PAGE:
NEW ORLEANS — Louisiana Attorney General James “Buddy” Caldwell has accused a federal judge of ignoring the state’s claims over BP’s 2010 Gulf oil spill and asked an appeals court to intervene.
In a court filing this week, Caldwell’s office asked the 5th U.S. Circuit Court of Appeals to transfer its spill-related claims from U.S. District Judge Carl Barbier to a different judge in the Eastern District of Louisiana.
Barbier oversees most of the federal litigation spawned by the nation’s worst offshore oil spill. Last year, he presided over two phases of a trial for a host of claims against BP and its contractors by the Gulf states, the federal government and businesses and residents who claim the spill cost them money.
Barbier hasn’t ruled on the major legal issues from the first two phases. He has said he intends to hold a third “damages phase” of the trial but hasn’t scheduled it yet.
Caldwell’s court filing says Louisiana shouldn’t have to wait any longer and deserves to proceed with a separate trial for the state’s economic loss claims.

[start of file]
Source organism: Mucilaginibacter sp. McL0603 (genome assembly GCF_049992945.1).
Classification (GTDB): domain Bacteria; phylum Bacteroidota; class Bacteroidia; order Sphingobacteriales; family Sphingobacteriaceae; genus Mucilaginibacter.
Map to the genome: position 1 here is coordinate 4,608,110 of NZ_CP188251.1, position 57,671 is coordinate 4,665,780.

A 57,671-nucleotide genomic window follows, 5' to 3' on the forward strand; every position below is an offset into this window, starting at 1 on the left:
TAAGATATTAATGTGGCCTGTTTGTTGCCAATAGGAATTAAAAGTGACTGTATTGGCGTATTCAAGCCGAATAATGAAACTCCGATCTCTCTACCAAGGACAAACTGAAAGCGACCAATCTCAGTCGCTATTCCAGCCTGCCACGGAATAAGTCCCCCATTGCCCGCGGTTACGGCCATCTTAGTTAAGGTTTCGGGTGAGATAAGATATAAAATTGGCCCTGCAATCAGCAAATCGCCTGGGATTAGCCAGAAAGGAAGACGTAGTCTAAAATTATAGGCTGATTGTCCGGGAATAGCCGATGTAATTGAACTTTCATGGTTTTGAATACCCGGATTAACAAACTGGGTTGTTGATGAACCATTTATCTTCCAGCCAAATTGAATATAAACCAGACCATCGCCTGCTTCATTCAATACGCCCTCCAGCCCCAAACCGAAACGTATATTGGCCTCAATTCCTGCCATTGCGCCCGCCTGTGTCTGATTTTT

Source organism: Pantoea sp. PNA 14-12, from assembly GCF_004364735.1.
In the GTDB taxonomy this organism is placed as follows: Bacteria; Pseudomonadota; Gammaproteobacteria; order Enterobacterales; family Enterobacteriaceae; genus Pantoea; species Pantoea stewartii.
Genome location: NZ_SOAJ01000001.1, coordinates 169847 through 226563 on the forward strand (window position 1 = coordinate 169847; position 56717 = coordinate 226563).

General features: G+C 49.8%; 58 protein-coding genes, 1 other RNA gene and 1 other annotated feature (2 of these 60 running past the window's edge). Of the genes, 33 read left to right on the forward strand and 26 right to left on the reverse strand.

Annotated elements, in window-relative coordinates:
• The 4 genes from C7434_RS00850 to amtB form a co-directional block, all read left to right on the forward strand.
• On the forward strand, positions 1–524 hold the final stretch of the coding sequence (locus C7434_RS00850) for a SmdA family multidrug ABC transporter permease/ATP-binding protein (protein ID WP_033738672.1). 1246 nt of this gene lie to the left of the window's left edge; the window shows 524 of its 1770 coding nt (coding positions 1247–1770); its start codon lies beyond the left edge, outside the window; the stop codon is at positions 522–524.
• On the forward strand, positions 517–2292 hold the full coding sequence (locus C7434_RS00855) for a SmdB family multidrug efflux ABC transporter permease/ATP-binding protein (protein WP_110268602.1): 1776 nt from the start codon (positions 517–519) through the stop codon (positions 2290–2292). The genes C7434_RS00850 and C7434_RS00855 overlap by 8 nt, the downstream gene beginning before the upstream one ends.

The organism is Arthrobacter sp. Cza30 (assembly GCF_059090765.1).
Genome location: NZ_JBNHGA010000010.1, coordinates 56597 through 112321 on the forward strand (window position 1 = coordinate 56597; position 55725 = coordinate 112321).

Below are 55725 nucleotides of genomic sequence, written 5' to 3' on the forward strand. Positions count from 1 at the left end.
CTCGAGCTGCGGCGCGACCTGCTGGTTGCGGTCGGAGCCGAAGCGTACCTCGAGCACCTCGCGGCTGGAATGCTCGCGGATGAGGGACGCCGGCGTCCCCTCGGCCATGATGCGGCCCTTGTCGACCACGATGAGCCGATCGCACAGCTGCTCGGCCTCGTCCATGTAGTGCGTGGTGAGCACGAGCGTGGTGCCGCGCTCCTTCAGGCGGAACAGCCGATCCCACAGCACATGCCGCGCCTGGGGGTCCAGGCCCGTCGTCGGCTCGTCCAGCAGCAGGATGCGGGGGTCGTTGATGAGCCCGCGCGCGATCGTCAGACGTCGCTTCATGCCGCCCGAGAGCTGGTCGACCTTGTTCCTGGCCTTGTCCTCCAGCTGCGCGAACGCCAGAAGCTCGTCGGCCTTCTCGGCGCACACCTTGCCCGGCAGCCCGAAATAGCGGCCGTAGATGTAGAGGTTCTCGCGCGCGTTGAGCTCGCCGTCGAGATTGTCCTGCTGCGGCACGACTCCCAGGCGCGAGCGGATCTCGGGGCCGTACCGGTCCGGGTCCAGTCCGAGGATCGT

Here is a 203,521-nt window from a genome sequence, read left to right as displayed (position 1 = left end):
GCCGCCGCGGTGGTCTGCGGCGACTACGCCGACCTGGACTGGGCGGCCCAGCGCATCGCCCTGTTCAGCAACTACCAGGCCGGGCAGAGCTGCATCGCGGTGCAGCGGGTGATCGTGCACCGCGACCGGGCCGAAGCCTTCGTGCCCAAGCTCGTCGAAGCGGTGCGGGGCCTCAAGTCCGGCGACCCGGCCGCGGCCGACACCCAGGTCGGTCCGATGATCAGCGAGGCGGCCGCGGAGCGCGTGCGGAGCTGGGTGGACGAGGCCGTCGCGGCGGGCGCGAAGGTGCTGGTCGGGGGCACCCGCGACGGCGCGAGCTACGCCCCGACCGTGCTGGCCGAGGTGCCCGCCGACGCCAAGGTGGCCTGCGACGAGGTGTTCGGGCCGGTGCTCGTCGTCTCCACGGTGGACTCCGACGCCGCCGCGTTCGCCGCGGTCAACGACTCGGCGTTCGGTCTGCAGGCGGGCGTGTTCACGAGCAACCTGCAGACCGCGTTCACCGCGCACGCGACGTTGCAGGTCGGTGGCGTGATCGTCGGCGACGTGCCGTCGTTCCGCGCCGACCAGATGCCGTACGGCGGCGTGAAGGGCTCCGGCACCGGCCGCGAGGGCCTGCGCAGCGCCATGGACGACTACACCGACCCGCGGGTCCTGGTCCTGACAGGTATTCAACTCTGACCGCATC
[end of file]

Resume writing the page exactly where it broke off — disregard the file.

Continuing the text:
“The State can no longer endure the injustices caused by this flawed trial plan, which effectively and indefinitely stays the State’s case,” Caldwell’s lawyers wrote.
Caldwell and his team of private lawyers who are working on the case have had a testy relationship with Barbier since the outset of the high-stakes litigation.
In a December 2011 order, Barbier said Caldwell’s attorneys had “obstructed and frustrated the progress of the litigation” rather than cooperate with Alabama Attorney General Luther Strange and a team of private plaintiffs’ attorneys. He also chided Caldwell for having “apparently no qualms about paying substantial legal fees to multiple lawyers” while Strange used only in-house attorneys.
In Tuesday’s court filing, Caldwell’s lawyers accused Barbier of making an “empty promise” that he wouldn’t infringe on Louisiana’s sovereignty.
“Unfortunately, that infringement has now completely overshadowed the State of Louisiana’s claims,” they wrote. “Contrary to (Barbier’s) assurance, Louisiana has been denied its day in court.”
The April 20, 2010, blowout of BP’s Macondo well triggered an explosion that killed 11 workers and spilled millions of gallons of oil into the Gulf, killing wildlife, polluting marshes and staining beaches.